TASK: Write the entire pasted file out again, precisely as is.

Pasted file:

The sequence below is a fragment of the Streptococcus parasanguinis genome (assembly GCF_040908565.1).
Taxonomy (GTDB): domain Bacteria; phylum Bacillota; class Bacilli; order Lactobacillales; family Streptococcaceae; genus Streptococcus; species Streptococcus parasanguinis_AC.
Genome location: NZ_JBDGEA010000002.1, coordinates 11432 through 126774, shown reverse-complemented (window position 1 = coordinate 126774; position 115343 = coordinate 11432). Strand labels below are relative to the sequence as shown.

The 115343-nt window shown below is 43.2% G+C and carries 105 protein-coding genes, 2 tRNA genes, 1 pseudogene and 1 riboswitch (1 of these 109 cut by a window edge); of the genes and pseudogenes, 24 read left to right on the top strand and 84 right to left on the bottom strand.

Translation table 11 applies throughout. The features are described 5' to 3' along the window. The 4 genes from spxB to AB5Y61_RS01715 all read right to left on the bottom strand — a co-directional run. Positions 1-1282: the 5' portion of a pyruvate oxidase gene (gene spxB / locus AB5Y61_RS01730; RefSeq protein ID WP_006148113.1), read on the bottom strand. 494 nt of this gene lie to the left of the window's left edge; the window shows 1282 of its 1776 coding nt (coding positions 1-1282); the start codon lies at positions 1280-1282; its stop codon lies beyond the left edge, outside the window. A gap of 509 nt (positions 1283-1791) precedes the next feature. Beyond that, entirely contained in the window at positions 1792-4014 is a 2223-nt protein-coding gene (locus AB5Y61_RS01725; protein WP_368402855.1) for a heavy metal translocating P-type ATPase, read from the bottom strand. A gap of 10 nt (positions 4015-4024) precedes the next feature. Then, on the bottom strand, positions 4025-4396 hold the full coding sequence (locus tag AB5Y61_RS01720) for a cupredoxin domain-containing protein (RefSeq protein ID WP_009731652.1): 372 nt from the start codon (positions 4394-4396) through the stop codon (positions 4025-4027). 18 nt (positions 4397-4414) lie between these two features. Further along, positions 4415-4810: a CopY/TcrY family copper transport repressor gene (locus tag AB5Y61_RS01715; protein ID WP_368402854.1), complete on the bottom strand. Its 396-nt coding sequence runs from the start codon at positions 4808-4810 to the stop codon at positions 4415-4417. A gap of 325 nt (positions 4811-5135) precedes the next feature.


The sequence below is a fragment of the Streptococcus parasanguinis genome (assembly GCF_040908565.1).
Taxonomy (GTDB): domain Bacteria; phylum Bacillota; class Bacilli; order Lactobacillales; family Streptococcaceae; genus Streptococcus; species Streptococcus parasanguinis_AC.
Genome location: NZ_JBDGEA010000002.1, coordinates 11432 through 126774, shown reverse-complemented (window position 1 = coordinate 126774; position 115343 = coordinate 11432). Strand labels below are relative to the sequence as shown.

The 115343-nt window shown below is 43.2% G+C and carries 105 protein-coding genes, 2 tRNA genes, 1 pseudogene and 1 riboswitch (1 of these 109 cut by a window edge); of the genes and pseudogenes, 24 read left to right on the top strand and 84 right to left on the bottom strand.

Translation table 11 applies throughout. The features are described 5' to 3' along the window. The 4 genes from spxB to AB5Y61_RS01715 all read right to left on the bottom strand — a co-directional run. Positions 1-1282: the 5' portion of a pyruvate oxidase gene (gene spxB / locus AB5Y61_RS01730; RefSeq protein ID WP_006148113.1), read on the bottom strand. 494 nt of this gene lie to the left of the window's left edge; the window shows 1282 of its 1776 coding nt (coding positions 1-1282); the start codon lies at positions 1280-1282; its stop codon lies beyond the left edge, outside the window. A gap of 509 nt (positions 1283-1791) precedes the next feature. Beyond that, entirely contained in the window at positions 1792-4014 is a 2223-nt protein-coding gene (locus AB5Y61_RS01725; protein WP_368402855.1) for a heavy metal translocating P-type ATPase, read from the bottom strand. A gap of 10 nt (positions 4015-4024) precedes the next feature. Then, on the bottom strand, positions 4025-4396 hold the full coding sequence (locus tag AB5Y61_RS01720) for a cupredoxin domain-containing protein (RefSeq protein ID WP_009731652.1): 372 nt from the start codon (positions 4394-4396) through the stop codon (positions 4025-4027). 18 nt (positions 4397-4414) lie between these two features. Further along, positions 4415-4810: a CopY/TcrY family copper transport repressor gene (locus tag AB5Y61_RS01715; protein ID WP_368402854.1), complete on the bottom strand. Its 396-nt coding sequence runs from the start codon at positions 4808-4810 to the stop codon at positions 4415-4417. A gap of 325 nt (positions 4811-5135) precedes the next feature.